This Day In Baseball- Part 3

October 1, 1967 dawned with the Red Sox, Tigers, and Twins all controlling their own destiny. If the Tigers won both games of a double header with the Angels then they would have a playoff versus the winner of the Twins versus Red Sox. If the Tigers lost either game then the winner in Fenway would be in the World Series against the mighty Cardinals who has already won 100 games and would win one more later that day to cruise in 10.5 games in front of the National League. Besides the team glory there was some hardware at stake in Fenway. Jim Lomborg, 21-9, started for the Red Sox against Dean Chance 20-13. The winner would likely clinch the AL Cy Young award while Carl Yastremski’s MVP seemed assured but the Triple Crown was not yet won as he and Harmon Killebrew were battling it out for the home run crown. Those of you with time on your hands can figure out how many homers the Killer would have hit if he played half of his games in Fenway.

Speaking of Yastremski’s MVP, he was obviously the dominant player all year as indicated by winning baseball’s Triple Crown and a golden glove. If you prefer Sabermetrics, he had 12.4 WAR according to Baseball, that had only been exceeded by a position player twice.  That position player was Babe Ruth and the years were 1921 and 1923.  No position player in almost 100 years has been as dominant as Yaz was in 1967.   The stat guys say players cannot be clutch but he was even better for those last two days. Yaz went 7 for 8 with 2 runs and 6 RBIs in those two games.

In the game, the Twins scored unearned runs in the first and third and held a 2-0 lead going into the bottom of the sixth when both teams stuck with their aces. For the Red Sox it meant sending Lonborg to bat in the top of the sixth. He bunted to the left side for a hit. Then Adair and Jones singled to load the bases for Yastrzemski. The Twins stuck with Chance and Yaz delivered a two run single to tie the game. Harrelson drove in a run with a fielder’s choice to give the Sox the lead and end Chance’s day. Al Worthington came in and uncorked two wild pitches to score a run. A walk and an error gave the Sox a 5-2 lead.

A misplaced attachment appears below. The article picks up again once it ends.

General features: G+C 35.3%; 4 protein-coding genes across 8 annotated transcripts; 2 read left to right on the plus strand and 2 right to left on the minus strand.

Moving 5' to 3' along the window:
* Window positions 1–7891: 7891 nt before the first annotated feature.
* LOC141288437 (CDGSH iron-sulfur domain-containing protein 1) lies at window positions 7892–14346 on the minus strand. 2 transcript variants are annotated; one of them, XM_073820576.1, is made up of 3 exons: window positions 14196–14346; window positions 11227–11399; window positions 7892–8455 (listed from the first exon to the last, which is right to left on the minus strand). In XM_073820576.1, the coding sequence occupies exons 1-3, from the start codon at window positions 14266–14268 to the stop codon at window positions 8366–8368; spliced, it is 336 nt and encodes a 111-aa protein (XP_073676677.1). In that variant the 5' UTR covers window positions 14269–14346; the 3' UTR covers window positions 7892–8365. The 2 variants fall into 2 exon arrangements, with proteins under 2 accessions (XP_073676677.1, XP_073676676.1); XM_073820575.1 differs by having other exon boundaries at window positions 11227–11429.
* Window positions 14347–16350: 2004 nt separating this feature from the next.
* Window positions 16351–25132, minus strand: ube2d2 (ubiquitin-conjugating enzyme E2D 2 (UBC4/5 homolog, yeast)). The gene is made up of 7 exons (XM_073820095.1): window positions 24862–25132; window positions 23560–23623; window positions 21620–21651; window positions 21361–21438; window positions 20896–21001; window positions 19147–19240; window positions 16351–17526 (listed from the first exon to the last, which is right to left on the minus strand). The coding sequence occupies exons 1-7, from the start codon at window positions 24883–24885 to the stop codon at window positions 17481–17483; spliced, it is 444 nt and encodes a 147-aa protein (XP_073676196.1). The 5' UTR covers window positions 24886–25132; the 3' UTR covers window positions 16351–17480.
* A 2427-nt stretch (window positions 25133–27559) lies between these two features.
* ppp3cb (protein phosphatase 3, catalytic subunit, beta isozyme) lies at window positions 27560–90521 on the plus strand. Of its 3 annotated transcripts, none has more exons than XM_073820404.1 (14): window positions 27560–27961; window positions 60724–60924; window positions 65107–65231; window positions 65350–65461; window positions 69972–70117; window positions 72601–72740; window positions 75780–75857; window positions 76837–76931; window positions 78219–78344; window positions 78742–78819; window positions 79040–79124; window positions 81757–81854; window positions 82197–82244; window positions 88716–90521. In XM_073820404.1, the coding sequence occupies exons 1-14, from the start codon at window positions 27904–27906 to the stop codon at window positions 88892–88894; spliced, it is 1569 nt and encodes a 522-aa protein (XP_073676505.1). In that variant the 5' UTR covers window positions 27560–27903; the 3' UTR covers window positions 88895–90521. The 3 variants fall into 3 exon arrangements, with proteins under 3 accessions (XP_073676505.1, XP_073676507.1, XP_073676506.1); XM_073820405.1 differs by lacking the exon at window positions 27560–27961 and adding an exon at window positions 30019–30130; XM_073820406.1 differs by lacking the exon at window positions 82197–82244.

It wasn’t over. In the Twins eighth, Allison scored Killebrew and sent Oliva to third but Yaz threw out Allison trying for second to end the inning. Yaz had his Triple Crown and MVP while Lonborg was odds-on for the Cy Young but the pennant was still in doubt. In Deroit, Joe Sparma went seven and this time the Tigers let Fred Gladding pitch the eight and ninth and he stopped the Angels as the Tigers won 6-4. Gladding had only pitched to one batter in the Tigers’ bullpen debacle the previous night.

In the nightcap it looked like the Tigers had the edge with Denny McClain versus Rickey Clark, a rookie. McClain won 20 in ’66 and had won 17 so far in ’67. Neither starter had it. Clark left in the second inning while giving up three runs. McClain left in the third after giving up three runs and was replaced by Hiller who gave up three more. The Angels’ bullpen had the answers. Especially when Minnie Rojas got star pinch hitter Gates Brown for the last out of the seventh inning with the score 8-5 and a Tiger on base. One positive outcome for the Tigers is that Mickey Lolich got the last five outs after pitching a shutout on Saturday. His demonstrated ability to pitch on very short rest would lead to a much more satisfying result for the Tigers in 1968.

What would the pitching matchup on Monday have been if the Tigers had of comeback and beat the Angels? The Red Sox had only used three pitchers over the weekend but they only had two quality starters and they used them both. They would have probably gone with Gary Bell who was 12-8 with a 3.16 ERA but failed in game three of the World Series. It was the era of the four-man rotation and the four Tigers starters over the weekend had started 142 games. The Tigers had no starter and challenges in relief as the Tiger relief pitchers had worked twelve and a third innings over the weekend. With the season on the line they had to bring back Lolich one day after pitching a complete game. The score of the playoff game might have been 14-12.

When a double play ended the Tigers game, throngs filled the streets of Boston to celebrate the impossible dream. They had gone from ninth to first. No other team had ever done that and unless the structure of MLB is substantially changed, no other team will ever do it. On Monday they would worry about the Cardinals.


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